"When you reach out, you are not alone."
This is meant as a preventive fact sheet to prevent suicide in this population.
The American Indian most inclined toward a completed suicide
has the following social characteristics:
- He is often a male between 15 and 24 years of age.
- He is single.
- He is under the influence of alcohol just before his suicide attempt.
- He has lived with a number of ineffective or inappropriate parental substitutes
because of familial disruption.
- He has spent time in boarding schools and has been moved from one to another.
- He has been raised by caretakers who have come into conflict with the law.
- He has often been jailed at an early age.
- He has experienced an emotional loss, such as divorce, desertion, or death
in the family.
- He has experienced a past loss through violence of someone to whom he
Ten Preventive Steps:
The first thing a patient in a mental crisis needs is
someone who will listen and really what he is saying. Every effort should
be made to really understand the feelings behind the words.
- Evaluate the seriousness of the suicidal patient's feelings.
All suicidal talk should be taken seriously. If the patient has made
definite plans, the problem is apt to be more acute than when his
thinking is less definite.
- Evaluate the intensity or severity of the emotional disturbance.
It is possible that the patient may be extremely upset but not suicidal. If a
person has been depressed and then becomes agitated and moves about restlessly,
it is cause for alarm.
- Take every complaint and feeling the patient expresses seriously.
Do not dismiss or undervalue what the person is saying. In some instances the
person may express his difficulty in a low-key manner.
- Do not be afraid to ask directly if the person has entertained
thoughts of suicide.
Suicide may be suggested but not specifically mentioned in the crisis
period. Experience shows that harm is rarely done by inquiring directly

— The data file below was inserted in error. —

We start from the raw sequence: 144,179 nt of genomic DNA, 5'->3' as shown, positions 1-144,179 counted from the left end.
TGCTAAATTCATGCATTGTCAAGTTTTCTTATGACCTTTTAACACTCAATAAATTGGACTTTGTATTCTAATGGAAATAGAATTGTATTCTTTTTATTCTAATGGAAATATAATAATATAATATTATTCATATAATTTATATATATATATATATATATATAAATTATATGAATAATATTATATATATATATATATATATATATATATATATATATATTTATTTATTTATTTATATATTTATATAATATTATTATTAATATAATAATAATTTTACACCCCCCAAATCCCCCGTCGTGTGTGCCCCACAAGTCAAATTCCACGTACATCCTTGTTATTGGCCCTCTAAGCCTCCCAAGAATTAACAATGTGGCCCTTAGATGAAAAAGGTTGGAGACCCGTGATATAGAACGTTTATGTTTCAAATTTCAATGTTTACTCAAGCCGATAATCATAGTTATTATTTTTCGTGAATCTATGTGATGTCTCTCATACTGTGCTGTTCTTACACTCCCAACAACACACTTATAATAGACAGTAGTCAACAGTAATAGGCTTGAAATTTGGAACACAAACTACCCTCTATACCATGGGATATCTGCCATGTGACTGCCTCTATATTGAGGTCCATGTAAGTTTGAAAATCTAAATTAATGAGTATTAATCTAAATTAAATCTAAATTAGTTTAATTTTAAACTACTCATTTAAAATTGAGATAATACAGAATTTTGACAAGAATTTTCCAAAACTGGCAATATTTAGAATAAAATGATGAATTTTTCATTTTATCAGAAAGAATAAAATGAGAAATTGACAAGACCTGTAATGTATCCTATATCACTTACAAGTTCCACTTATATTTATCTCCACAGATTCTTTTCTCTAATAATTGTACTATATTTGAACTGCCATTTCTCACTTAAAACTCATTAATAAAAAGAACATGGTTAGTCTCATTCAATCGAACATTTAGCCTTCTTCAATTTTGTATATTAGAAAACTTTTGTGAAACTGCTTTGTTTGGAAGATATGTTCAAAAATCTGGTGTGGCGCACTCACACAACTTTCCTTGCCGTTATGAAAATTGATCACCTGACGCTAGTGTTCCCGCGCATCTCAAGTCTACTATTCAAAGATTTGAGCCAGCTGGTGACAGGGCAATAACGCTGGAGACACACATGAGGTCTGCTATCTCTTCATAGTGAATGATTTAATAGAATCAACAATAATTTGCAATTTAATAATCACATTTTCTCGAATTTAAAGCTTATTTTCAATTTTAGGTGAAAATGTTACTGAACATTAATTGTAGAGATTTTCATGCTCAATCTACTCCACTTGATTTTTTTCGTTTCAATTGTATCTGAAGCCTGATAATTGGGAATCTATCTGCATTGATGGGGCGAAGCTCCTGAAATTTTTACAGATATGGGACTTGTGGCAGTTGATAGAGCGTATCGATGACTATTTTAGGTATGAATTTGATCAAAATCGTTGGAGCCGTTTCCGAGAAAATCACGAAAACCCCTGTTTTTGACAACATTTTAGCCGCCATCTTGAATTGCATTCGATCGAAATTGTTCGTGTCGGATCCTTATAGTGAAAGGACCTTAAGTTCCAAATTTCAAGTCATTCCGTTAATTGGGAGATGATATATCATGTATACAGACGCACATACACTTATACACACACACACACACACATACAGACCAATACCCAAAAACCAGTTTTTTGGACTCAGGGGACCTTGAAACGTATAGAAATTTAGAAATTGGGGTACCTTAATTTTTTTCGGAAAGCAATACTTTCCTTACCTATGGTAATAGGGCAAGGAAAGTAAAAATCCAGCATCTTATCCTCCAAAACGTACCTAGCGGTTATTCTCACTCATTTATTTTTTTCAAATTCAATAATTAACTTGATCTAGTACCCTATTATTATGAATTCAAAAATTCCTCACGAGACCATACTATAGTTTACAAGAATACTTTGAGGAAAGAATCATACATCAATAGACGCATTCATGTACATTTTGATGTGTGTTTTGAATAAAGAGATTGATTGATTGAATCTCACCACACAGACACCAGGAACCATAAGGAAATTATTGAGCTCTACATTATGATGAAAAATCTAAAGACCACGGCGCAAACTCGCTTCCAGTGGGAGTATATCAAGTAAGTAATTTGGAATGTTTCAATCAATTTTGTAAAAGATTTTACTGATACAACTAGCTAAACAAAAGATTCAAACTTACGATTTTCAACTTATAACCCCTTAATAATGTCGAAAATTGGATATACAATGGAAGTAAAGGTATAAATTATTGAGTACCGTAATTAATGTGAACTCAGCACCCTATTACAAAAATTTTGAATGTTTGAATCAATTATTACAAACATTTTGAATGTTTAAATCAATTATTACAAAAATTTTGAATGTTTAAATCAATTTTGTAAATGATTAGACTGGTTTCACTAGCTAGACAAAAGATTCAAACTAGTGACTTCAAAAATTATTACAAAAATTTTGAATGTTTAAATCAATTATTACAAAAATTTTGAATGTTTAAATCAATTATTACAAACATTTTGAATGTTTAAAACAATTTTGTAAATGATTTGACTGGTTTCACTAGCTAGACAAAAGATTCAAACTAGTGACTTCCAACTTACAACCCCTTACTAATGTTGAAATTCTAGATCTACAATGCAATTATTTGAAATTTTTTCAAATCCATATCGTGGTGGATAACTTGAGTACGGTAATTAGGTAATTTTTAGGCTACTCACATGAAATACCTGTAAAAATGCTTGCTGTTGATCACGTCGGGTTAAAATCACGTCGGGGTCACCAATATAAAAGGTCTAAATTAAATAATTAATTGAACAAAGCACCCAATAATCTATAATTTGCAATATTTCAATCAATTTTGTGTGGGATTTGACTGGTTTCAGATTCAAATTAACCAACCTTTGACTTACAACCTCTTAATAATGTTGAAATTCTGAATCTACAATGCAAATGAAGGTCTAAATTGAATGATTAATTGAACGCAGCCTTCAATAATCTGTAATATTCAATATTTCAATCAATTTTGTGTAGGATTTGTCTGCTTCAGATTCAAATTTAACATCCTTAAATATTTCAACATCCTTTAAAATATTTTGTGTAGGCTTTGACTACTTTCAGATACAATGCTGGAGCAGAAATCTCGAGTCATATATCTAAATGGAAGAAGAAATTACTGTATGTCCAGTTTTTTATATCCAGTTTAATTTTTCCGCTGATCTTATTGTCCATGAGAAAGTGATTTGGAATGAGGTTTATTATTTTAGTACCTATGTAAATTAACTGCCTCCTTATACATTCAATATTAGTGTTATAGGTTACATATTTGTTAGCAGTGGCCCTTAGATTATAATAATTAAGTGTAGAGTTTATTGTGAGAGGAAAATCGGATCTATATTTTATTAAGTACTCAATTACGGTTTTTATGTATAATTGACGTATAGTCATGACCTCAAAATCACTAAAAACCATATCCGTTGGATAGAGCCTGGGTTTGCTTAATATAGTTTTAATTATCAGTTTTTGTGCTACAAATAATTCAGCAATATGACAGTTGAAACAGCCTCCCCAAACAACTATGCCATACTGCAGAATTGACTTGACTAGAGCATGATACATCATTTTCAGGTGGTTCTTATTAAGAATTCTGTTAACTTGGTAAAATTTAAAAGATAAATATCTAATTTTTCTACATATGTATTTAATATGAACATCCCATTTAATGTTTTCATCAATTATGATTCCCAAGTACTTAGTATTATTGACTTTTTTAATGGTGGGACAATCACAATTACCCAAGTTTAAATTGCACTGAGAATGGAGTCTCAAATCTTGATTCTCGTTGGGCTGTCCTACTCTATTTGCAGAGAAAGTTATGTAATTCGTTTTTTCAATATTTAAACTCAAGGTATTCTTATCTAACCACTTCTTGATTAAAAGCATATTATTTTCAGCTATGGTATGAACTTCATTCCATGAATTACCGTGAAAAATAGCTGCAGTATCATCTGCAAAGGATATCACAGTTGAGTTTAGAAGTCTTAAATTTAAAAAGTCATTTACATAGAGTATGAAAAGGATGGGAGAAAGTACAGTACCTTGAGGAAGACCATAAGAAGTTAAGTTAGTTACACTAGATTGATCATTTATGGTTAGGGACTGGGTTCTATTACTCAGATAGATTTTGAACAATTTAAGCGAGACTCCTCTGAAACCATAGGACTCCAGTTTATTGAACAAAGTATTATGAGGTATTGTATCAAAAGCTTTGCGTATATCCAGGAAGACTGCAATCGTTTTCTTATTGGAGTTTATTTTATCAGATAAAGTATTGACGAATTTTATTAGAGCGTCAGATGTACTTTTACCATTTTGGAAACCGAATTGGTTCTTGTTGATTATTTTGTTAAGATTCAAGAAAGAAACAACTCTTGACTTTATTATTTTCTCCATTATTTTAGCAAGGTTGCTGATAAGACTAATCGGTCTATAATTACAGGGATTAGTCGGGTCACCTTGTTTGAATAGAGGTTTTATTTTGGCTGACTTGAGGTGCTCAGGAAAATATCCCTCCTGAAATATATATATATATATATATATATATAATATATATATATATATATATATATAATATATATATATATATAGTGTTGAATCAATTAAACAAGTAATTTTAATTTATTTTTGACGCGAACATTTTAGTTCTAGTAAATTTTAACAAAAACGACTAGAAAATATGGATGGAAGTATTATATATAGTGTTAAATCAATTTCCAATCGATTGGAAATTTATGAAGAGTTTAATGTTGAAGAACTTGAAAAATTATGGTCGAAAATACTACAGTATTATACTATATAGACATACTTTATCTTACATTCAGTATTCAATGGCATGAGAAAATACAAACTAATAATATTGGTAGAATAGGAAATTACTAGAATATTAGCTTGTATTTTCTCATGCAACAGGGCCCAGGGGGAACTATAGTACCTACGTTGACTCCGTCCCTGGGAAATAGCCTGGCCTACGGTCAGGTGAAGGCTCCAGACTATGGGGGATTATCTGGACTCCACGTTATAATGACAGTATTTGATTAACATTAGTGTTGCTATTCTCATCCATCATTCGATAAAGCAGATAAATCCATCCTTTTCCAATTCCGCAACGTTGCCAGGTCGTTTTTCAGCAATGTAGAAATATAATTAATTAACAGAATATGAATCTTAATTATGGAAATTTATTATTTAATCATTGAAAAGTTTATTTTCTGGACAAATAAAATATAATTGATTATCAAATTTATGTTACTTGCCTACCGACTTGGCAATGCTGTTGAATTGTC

into the person's thoughts. In fact, the individual welcomes it and is
glad the counselor enables him to open up and bring it out.
- Do not be misled by the suicidal person's comments that he
is alright and is past the crisis.
Often the suicidal person will feel initial relief after talking of
suicide, but many times on second thought he will try to cover it up.
The same thinking will come back later, however. Follow up is crucial
to insure a good treatment program.
- Be affirmative but supportive.
Strong, stable guideposts are extremely necessary in the life of a
distressed individual. Provide him with strength by giving him the
impression that you know what you are doing and that you intend to
do everything possible to prevent him from taking his life.
- Evaluate the resources available
The person may have both inner psychological resources, such
as various mechanisms for rationalization and intellectualization
which can be strengthened and supported, and outer resources such as
ministers, tribal elders, relatives and others whom one can call in.
If these are absent, the problem is more serious. Careful observation
and support are necessary.
- Act specifically.
Do something tangible; that is, give the patient something definite
to hang onto, such as arranging for him to see someone else. Nothing
is more frustrating to the patient than to leave the counselor's office and feel as though he received nothing from the interview.
- Don't be afraid to ask for assistance and consultation
Call upon whomever is needed, depending upon the severity of the case.
Don't try to handle everything alone. Convey an attitude of firmness
and composure to the suicidal person so he will feel that something
realistic and appropriate is being done to help him.
(Source: American Indian and Alaskan Native Mental Health Research)
Copyright 1998-2016 American
Indian Health Council. All rights reserved.